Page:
Groups demand action on salmon decline

What appeared to be a Halloween treat a year ago now seems more like a trick, wild salmon conservation groups said on Wednesday.

A year after the Cohen inquiry into Fraser River sockeye declines tabled its recommendations, the Conservative government has failed to implement them, they said in a news conference in Vancouver.

"Really, they need to come up with an implementation plan with a timeline," said Craig Orr of the Salmon Watch Society, one of two groups behind the call for action.

MP Cathy McLeod said she would be releasing an update today on government measures stemming from the inquiry findings.

"These recommendations are really guiding our direction as we make new policy and take new measures," McLeod said.

Orr said his group invested and participated in the $26-million inquiry through two years of deliberations. They were buoyed by the 75 recommendations made by Justice Bruce Cohen.

"Being Halloween (at the time), it was one of the best treats for wild salmon. We're getting the tricks now - the government seems to be retreating from its own inquiry."

The groups are demanding a fully functional wild salmon policy. Along with Cohen, they feel the Department of Fisheries and Oceans is in conflict when it manages both wild stocks and salmon farming.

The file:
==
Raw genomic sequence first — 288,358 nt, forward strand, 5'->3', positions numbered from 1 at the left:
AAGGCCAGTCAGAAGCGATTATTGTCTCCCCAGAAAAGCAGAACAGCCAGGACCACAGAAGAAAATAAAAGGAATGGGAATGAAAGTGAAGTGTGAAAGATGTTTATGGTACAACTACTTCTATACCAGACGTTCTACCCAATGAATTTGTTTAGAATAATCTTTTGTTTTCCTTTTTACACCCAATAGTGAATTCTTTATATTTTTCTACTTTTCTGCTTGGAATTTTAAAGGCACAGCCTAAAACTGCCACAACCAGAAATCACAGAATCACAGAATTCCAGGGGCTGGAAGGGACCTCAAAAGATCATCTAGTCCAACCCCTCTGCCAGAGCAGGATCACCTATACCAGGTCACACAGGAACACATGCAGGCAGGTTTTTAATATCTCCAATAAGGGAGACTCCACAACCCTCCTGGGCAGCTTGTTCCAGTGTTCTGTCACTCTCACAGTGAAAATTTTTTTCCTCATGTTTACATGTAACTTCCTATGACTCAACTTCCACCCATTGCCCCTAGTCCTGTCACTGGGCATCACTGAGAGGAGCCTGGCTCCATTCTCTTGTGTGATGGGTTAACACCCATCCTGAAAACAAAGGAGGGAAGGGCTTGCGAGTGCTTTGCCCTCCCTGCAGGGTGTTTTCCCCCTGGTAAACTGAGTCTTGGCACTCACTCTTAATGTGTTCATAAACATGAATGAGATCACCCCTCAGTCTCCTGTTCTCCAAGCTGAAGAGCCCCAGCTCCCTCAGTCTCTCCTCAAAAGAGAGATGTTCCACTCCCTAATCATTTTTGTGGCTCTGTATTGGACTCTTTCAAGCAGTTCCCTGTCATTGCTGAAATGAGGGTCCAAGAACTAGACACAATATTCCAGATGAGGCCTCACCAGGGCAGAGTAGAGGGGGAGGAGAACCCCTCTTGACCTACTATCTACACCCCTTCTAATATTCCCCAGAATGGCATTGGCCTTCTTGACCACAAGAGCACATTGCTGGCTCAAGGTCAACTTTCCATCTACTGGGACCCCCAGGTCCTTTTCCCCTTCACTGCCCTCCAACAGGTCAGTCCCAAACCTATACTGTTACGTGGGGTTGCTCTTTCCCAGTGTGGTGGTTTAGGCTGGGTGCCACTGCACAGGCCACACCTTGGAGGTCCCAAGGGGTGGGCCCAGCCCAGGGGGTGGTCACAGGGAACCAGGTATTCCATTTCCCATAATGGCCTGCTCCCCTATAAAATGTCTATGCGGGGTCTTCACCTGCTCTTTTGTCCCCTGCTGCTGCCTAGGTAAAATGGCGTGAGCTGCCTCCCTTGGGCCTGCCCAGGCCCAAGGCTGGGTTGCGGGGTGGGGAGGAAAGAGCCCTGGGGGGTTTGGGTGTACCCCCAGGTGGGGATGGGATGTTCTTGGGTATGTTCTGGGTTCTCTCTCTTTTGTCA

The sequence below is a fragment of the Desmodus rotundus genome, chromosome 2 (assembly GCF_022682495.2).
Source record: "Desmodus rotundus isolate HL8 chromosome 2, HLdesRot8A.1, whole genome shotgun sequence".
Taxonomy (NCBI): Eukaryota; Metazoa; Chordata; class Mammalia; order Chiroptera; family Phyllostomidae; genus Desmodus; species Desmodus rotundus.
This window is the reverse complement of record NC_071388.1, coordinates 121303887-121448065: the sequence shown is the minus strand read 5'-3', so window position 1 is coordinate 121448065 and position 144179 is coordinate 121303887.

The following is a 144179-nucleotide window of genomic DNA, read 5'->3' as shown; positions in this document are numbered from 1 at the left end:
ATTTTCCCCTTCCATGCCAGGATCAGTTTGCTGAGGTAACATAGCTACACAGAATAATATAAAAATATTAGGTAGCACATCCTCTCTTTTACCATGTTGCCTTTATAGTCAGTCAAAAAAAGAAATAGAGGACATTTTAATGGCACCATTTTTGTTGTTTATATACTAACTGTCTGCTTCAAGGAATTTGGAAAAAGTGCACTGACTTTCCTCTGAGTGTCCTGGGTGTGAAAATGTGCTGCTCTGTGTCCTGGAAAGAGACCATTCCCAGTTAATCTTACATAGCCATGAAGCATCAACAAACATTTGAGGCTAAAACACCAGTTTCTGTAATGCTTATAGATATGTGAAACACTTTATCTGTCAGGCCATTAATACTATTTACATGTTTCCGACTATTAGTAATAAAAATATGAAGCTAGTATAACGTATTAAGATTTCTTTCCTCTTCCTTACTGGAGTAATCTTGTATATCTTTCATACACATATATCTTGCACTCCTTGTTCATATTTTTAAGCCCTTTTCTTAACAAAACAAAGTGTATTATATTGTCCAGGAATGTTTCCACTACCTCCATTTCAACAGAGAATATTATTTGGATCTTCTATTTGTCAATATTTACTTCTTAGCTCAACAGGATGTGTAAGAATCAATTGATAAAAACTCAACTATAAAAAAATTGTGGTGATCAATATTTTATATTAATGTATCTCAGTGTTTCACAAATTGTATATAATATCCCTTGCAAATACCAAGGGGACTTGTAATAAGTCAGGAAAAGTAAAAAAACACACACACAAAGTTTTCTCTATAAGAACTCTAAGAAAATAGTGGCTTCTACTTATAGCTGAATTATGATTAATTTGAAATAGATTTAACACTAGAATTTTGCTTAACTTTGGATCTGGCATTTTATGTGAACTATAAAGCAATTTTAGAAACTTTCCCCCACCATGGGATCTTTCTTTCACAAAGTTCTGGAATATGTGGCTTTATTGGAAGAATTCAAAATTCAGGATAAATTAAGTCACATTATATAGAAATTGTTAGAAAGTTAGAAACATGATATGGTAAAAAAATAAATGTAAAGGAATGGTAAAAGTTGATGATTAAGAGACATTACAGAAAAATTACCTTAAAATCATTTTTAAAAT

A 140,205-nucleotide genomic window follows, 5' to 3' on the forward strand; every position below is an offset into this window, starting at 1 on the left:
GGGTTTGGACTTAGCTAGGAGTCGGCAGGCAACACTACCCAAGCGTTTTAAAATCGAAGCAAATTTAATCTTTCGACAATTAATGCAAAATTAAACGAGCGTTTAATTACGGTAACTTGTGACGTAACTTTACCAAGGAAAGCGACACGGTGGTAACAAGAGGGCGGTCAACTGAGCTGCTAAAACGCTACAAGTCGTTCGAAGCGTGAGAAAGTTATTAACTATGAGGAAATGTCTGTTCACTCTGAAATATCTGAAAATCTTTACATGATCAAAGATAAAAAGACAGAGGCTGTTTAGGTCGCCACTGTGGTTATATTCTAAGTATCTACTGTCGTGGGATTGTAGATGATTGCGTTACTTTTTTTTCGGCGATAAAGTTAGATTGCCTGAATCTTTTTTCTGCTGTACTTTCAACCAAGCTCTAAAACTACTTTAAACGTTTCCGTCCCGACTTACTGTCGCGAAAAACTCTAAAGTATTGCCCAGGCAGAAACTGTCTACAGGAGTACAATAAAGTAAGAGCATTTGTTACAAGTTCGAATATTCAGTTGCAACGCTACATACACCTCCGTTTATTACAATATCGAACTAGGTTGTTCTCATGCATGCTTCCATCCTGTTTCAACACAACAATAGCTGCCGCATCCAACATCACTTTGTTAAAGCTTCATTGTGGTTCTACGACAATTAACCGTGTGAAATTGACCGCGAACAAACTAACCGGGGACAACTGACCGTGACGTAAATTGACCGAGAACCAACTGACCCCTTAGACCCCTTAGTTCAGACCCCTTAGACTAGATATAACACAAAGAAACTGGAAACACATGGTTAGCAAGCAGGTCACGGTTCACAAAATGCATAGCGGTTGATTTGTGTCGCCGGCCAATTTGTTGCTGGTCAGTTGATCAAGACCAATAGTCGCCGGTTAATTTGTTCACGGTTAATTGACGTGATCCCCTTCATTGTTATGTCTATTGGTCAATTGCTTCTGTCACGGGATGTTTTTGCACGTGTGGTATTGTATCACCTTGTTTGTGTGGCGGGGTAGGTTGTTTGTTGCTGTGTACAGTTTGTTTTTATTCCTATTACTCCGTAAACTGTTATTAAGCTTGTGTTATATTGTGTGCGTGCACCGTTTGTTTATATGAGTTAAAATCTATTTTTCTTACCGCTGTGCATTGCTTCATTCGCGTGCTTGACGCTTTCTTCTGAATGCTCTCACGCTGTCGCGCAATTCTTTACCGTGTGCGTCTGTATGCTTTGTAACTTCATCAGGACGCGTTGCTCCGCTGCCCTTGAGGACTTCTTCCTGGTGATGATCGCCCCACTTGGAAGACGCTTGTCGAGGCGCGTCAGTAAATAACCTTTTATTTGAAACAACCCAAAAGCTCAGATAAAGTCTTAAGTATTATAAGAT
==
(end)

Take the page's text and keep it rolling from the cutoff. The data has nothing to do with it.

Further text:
Darlene McBain, president of the Adams River Salmon Society, believes that also explains the inertia of both the federal and provincial governments when it comes to protecting wild stocks.

Researcher Alexandra Morton has attributed wild salmon declines to European salmon viruses spread by proliferation of Atlantic salmon farming along the Coast.

"It should be all levels of government that are concerned about this," McBain said. "I think part of the problem with the provincial government is they're very supportive of farmed salmon."

The world-famous Adams sockeye are among those seriously affected because the stock migrates north once leaving the Fraser River, swimming past salmon farms in Georgia and Johnstone straits, McBain said. Those farms were temporarily shut down in 2006, the same peak-year cycle that produced a phenomenal return to the river in 2010, she added, connecting the dots.

John Fraser, a federal fisheries minister in the Brian Mulroney Conservative government, took part in the call for action. He commended the Tories for setting up the inquiry but said they have left the public in the dark for the past year.

There is a close connection between inaction on Cohen's recommendations and Ottawa's revisions to the Fisheries Act a year earlier, Fraser suggested. Those changes weakened habitat protection, critics have said.

"Who talked them into it? Who exactly in the executive world . . . who went to Ottawa and said, 'If you don't gut the Fisheries Act, we won't be able to build pipelines.' And I'd like to know who listened to them."

The Harper government said the act was amended because it was often wielded over-zealously.

"It's all bunk," said Fraser, who added that Conservatives, by definition, should be conservationists.

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